break;
            }
            cur_link = &mut node.next;
        }

        if let Some(node) = cur_link {
            let new_node = Box::new(Node {
                elem: data,
                next: node.next.take(),
            });
            node.next = Some(new_node);
        }

    }

If I run:

cargo test -- --show-output

I get borrow checking errors in the _pol implementation:

error[E0503]: cannot use `*cur_link` because it was mutably borrowed
  --> src/question.rs:54:16

error[E0499]: cannot borrow `cur_link.0` as mutable more than once at a time
  --> src/question.rs:54:21

If I run:

RUSTFLAGS="-Z polonius" cargo test -- --show-output

both sorted inserts compile, my tests run, and they behave as expected (incorrect, but working for non-edge-cases). Please help me improve my mental model of the current borrow checker vs. Polonius vs. the "platonic ideal" of borrow checking.

1. A not so simple study of a simple case

So, for starters let's study the following simplified snippet:

// init
let mut r: &'_ mut i32 = &mut 42;

// the key statement!
let r2: &'_ mut i32 = &mut *r;

// and now let's start branching
if some_condition() {
    r = r2;
} else {
    stuff(r);
}
Click to see why

Indeed, it all stems from the let r2 = &mut *r; statement, and what the '_ in it is:

  1. does it match that of r (as in, was it a maximal reborrow / a move);

  2. or can it be smaller than r, so that r may be used afterwards?

And it turns out that on the branch leading to r = r2, for that assignment to be valid, the lifetime of r2 in that case has to be equal to that in r, so we are in case 1.

But for stuff(r); to pass the borrow checker, r2 must have ended in that branch, so we must be in case .2 in that case.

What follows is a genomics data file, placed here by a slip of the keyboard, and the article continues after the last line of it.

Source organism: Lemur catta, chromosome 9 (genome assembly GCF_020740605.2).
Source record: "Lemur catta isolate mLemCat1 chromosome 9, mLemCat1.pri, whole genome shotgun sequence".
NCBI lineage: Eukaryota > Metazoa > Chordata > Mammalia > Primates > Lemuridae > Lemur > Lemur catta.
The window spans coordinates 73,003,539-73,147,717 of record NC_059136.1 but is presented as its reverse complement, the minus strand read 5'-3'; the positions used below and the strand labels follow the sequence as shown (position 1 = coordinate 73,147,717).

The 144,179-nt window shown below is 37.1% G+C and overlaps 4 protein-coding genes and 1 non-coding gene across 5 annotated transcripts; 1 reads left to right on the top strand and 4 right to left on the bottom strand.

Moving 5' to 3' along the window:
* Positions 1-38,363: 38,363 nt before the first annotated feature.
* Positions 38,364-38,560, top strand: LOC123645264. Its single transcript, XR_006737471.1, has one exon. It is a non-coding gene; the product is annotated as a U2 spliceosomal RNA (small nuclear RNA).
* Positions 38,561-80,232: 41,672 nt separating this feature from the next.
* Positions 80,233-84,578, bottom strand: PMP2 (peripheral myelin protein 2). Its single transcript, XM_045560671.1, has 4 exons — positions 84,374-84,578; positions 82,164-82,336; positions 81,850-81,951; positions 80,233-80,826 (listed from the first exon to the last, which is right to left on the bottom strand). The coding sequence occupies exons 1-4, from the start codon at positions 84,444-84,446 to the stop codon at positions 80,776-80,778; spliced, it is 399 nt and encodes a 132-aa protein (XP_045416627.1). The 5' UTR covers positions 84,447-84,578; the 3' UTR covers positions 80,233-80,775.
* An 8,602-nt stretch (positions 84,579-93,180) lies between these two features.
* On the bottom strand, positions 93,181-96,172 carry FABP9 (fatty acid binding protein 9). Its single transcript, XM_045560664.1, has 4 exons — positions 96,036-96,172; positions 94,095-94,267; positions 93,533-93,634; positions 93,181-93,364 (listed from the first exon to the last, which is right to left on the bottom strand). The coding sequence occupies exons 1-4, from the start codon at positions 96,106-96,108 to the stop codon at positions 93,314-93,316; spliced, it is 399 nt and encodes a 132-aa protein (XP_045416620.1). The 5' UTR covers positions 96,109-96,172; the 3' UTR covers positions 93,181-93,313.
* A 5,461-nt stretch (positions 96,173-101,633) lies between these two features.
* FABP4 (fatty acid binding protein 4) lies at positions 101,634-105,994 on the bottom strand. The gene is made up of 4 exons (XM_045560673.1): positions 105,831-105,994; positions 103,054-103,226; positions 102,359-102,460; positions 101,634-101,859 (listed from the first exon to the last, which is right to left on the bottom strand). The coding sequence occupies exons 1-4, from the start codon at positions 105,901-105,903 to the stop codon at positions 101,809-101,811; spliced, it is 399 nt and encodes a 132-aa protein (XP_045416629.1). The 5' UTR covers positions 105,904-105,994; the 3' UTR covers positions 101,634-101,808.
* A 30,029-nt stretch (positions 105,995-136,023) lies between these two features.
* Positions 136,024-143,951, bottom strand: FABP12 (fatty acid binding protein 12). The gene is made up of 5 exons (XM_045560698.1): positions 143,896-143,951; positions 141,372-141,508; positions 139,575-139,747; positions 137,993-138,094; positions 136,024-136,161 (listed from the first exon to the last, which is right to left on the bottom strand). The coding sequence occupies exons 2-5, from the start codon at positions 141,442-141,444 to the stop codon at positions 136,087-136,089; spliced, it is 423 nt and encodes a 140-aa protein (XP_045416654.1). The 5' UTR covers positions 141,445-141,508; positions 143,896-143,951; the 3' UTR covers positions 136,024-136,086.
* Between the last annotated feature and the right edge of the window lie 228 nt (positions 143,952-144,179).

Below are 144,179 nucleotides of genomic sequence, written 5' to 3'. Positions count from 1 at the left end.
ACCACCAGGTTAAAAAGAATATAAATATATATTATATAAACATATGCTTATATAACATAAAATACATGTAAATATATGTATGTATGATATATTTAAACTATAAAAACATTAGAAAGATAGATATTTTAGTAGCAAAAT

And it turns out that, even though NLL does have the notion of flow/branch-dependent lifetimes,

  • Click to see

    Consider:

    let (s1, s2) = (String::from("..."), String::from("..."));
    let (r1, r2) = (&s1, &s2);
    if some_condition() {
        stuff(r1);
        drop(s1);
        stuff(r2);
        drop(s2);
    } else {
        stuff(r2);
        drop(s2);
        stuff(r1);
        drop(s1);
    }
    

with NLL, the regions over which a lifetime spans, they encompass all branches. It is as if a single lifetime parameter "encodes" the regions in all its branches ("the regions of each branch are 'type-unified' under the lifetime parameter appearing in the type").

When doing the right-to-left r = r2 assignment, the lifetime inside r2 must be : w.r.t. the one inside r (⊇, i.e., "at least as big as") .

This means that NLL ends up considering that (the lifetime inside) r2 must match (that inside) r in all the branches, so any time r is used, even if in another branch, it is as if r2 was used too / r2 had to be live too, and since r2 borrows r it means that it is as if r were borrowed even in other branches, hence the complaint about the stuff(r); line.